3. Incorporate as much raw produce as possible. We eat elaborate beautiful salads daily, have smoothies for breakfast with frozen kale, water, almond/rice/coconut milk and a variety of fruits and super-foods. *no breakfast for my husband and I, but for our youngest, I do make smoothies on occasion.
  4. Eat seasonally.
  5. Buy mostly organic, locally grown, grass-fed, pasture raised, wild, etc. No need to spend money on organic in some cases like avocado, cabbage, grapefruit – get an app from “Dirty Dozen” and it will educate you and help you save money.vinyard_blend
  6. Rotate! do not eat the same thing, even if it is very healthy, every day. Especially with grains and starchy vegetables, if you eat grains, rotate between quinoa, rice, buckwheat, potatoes and yams/sweet potatoes.
  7. We do use supplements on and off, depending on various factors – B12, D3, K2. Magnesium. We no longer use a multivitamin, after reading this article my husband started taking Juice Plus and after much research, I did switch whole family on it, but we only take it during the winter months when the amount of fresh local produce is limited. *no more Juice Plus and no multivitamins. We do also use MCT oil! See the brand we use on our Resources page.

Please do not diet, but develop a healthy wholesome way of eating that makes you feel good, fits into your lifestyle and keeps you healthy, balanced, and happy. Diets do not make people happy!

To your Health!

Elena

39 Comments
    • Hi joi2joi! Thank you so much for stopping by my website!
      You know, since I became diagnosed with an autoimmune disorder, it became very easy to be disciplined for most part 🙂 Funny how it happens ;). I can see the effects of what I eat on my body, when I cheat especially. So I still do cheat occasionally, I am not striving for perfection just for balance….and I did implement all these changes slowly over a period of time.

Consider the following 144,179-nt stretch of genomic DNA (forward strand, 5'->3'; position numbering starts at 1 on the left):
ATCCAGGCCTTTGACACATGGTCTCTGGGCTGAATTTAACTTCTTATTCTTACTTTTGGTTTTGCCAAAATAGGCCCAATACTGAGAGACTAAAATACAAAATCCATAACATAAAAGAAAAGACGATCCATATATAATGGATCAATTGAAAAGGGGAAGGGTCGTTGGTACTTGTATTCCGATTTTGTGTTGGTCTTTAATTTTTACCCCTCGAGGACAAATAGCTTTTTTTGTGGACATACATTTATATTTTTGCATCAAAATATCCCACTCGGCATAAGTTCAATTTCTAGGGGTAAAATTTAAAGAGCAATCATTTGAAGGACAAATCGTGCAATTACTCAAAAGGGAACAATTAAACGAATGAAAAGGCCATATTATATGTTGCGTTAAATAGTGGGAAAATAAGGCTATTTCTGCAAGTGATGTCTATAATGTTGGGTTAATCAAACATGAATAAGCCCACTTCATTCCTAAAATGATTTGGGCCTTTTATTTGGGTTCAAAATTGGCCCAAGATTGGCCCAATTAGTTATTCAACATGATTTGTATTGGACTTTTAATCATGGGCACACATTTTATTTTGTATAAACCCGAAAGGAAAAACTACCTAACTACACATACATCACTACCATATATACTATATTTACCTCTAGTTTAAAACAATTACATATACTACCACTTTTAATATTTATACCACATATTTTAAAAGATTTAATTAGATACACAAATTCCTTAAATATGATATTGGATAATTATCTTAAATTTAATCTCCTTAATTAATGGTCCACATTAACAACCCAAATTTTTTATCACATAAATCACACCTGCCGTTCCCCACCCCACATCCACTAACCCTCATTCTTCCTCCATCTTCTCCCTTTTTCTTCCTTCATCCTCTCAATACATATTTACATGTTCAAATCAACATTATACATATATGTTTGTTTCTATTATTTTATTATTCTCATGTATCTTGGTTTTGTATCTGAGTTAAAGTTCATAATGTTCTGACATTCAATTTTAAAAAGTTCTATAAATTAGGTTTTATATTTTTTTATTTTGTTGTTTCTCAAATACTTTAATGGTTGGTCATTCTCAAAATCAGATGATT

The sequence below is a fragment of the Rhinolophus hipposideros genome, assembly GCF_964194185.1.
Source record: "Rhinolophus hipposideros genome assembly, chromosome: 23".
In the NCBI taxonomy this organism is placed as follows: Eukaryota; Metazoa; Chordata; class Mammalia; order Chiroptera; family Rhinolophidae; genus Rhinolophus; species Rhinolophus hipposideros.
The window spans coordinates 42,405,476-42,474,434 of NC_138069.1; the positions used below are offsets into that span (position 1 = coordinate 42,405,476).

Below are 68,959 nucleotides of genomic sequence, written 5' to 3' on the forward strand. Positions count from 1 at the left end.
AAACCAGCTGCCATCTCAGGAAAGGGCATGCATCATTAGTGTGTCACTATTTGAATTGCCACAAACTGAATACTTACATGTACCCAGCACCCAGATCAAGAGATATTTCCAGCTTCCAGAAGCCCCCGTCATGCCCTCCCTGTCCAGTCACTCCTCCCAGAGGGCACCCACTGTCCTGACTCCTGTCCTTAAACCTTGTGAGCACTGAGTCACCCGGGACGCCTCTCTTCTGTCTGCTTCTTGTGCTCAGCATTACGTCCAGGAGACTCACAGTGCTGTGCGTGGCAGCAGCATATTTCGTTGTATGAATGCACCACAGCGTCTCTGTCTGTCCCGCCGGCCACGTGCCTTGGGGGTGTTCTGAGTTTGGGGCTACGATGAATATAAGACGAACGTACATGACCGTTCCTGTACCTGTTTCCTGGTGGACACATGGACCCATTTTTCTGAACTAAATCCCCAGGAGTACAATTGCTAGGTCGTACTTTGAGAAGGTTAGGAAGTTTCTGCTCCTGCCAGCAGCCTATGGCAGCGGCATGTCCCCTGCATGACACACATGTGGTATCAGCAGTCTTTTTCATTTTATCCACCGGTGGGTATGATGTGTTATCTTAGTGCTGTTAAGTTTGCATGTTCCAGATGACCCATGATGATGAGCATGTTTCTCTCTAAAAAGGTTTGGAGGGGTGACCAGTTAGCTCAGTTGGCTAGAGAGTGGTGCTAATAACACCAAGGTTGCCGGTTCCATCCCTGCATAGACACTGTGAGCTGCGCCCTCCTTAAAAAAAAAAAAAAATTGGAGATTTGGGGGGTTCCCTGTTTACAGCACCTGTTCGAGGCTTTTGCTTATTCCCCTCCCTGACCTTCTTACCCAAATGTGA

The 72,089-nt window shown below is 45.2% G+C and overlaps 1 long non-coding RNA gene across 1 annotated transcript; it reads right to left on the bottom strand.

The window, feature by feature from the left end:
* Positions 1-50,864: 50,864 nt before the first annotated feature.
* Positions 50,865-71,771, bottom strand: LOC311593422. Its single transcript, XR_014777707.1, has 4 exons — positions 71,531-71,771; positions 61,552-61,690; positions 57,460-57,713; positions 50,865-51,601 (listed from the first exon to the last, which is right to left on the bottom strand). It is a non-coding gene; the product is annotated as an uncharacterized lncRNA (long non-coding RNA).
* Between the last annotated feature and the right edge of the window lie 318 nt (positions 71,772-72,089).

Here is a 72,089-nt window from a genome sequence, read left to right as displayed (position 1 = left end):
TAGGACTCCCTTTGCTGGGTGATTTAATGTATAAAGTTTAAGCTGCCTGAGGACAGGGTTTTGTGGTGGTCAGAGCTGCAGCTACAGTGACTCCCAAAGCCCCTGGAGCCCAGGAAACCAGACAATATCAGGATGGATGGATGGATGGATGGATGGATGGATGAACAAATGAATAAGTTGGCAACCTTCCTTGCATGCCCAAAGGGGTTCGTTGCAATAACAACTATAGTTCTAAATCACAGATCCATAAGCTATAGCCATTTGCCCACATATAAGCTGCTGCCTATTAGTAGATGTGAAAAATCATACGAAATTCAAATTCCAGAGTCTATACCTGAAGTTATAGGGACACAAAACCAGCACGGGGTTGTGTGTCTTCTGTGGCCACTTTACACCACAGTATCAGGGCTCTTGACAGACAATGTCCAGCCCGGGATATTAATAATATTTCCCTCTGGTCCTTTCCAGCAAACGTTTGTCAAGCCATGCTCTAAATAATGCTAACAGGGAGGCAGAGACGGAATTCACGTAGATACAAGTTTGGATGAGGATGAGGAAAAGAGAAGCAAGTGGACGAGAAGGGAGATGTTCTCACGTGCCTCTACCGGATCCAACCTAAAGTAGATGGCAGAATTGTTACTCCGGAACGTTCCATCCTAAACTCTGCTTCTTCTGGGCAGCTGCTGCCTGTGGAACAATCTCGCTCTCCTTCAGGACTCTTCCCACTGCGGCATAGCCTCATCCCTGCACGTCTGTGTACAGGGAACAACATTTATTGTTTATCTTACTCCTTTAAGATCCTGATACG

Thank you again,
      Elena

  1. Some really great thoughts here! We, too, try to incorporate lots of fruits and veggies, and most of that is raw.
    Thanks for stopping by my blog and for the like on my post “Of Orchids and Fuzzy Creatures”!

  2. Some really great thoughts here! We, too, try to incorporate lots of fruits and veggies, and most of that is raw.
    Thanks for stopping by my blog and for the like on my post “Of Orchids and Fuzzy Creatures”!

    • Hi Karen, I grew up with cheese, milk, cottage cheese, kefir, etc….when I was told by my naturopath to quit dairy I thought I was gonna go crazy! But when I saw the results, and felt better – it became an easy thing to do. Now on occasion I do have some cheese and enjoy it tremendously, but there are no longer cravings 🙂

    • Hi Karen, I grew up with cheese, milk, cottage cheese, kefir, etc….when I was told by my naturopath to quit dairy I thought I was gonna go crazy! But when I saw the results, and felt better – it became an easy thing to do. Now on occasion I do have some cheese and enjoy it tremendously, but there are no longer cravings 🙂

  3. Thanks for stopping by our blog – we just moved to a different hemisphere and are more or less starting over as far as local food choices are concerned. Will be keeping an eye on your page!

  4. Thanks for stopping by our blog – we just moved to a different hemisphere and are more or less starting over as far as local food choices are concerned. Will be keeping an eye on your page!